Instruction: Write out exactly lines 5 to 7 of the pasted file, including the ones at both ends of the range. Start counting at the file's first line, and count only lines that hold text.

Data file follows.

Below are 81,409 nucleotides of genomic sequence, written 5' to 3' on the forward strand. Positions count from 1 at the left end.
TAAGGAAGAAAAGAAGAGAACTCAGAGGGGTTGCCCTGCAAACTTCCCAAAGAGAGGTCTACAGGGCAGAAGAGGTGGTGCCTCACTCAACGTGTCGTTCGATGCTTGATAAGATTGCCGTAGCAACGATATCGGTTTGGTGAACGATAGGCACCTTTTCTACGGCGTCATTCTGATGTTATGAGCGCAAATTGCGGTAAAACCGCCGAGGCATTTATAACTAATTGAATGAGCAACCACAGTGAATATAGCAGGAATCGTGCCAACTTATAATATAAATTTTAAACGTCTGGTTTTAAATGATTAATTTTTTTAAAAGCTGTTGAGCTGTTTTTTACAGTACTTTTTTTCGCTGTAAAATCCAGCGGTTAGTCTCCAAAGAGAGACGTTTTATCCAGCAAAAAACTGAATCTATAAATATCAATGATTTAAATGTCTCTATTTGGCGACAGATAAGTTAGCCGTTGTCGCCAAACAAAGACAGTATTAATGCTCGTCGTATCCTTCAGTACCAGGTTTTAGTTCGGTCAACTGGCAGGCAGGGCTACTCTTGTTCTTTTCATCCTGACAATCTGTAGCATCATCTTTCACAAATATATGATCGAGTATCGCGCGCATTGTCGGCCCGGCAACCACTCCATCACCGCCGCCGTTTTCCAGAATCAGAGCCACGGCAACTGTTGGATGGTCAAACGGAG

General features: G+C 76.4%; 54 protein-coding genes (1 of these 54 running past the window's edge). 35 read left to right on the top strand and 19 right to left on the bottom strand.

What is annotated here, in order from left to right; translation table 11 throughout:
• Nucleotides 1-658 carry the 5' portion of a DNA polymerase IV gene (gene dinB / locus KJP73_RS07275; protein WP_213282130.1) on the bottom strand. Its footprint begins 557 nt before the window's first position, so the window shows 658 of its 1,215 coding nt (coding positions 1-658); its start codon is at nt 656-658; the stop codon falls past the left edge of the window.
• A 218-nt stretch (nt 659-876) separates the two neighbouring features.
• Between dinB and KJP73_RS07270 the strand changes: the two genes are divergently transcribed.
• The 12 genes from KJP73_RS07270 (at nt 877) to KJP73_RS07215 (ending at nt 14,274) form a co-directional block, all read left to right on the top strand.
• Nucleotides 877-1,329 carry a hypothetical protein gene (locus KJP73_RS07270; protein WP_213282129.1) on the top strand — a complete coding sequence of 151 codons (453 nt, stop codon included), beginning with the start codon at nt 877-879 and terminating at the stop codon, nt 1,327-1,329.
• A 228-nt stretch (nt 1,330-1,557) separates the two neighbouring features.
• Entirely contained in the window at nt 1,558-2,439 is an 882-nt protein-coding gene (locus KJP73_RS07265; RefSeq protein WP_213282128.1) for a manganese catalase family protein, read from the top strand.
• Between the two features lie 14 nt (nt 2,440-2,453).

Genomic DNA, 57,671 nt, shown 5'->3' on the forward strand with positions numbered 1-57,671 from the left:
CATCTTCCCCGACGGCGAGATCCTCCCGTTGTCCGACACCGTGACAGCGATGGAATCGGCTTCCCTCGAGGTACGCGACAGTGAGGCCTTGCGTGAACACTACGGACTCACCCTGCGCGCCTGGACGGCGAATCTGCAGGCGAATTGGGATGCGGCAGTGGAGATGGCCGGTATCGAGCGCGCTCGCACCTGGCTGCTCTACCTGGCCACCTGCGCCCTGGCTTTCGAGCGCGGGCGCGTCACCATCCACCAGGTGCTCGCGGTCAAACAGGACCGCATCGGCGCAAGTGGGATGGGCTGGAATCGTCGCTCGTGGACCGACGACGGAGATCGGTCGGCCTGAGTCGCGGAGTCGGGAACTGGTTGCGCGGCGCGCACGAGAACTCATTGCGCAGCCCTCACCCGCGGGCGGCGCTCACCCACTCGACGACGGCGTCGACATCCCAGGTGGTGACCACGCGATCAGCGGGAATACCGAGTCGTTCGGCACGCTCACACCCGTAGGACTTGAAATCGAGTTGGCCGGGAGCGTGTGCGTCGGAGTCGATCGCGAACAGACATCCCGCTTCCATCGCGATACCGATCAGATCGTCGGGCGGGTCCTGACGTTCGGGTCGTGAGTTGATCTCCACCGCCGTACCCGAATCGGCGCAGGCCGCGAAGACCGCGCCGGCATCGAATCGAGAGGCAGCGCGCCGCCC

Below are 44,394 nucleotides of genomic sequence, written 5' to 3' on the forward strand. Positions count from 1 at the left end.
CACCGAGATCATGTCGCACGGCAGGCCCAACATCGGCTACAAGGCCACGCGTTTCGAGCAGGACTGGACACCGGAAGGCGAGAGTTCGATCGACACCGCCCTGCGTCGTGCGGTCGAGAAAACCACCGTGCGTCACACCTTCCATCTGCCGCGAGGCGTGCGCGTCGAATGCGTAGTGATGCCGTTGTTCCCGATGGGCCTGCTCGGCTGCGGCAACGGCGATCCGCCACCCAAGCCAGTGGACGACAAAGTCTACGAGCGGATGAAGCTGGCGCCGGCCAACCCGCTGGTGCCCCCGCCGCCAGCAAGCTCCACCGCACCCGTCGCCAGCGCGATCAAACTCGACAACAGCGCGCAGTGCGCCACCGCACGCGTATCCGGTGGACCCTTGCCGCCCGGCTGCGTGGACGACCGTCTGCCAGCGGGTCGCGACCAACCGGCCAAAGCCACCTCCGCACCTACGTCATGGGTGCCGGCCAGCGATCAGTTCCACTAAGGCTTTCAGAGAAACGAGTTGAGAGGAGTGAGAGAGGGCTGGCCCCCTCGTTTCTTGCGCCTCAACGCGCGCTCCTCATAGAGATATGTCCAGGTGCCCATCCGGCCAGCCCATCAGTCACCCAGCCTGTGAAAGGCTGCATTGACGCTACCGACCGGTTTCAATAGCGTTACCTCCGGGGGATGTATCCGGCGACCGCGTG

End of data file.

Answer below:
• Nucleotides 1-658 carry the 5' portion of a DNA polymerase IV gene (gene dinB / locus KJP73_RS07275; protein WP_213282130.1) on the bottom strand. Its footprint begins 557 nt before the window's first position, so the window shows 658 of its 1,215 coding nt (coding positions 1-658); its start codon is at nt 656-658; the stop codon falls past the left edge of the window.
• A 218-nt stretch (nt 659-876) separates the two neighbouring features.
• Between dinB and KJP73_RS07270 the strand changes: the two genes are divergently transcribed.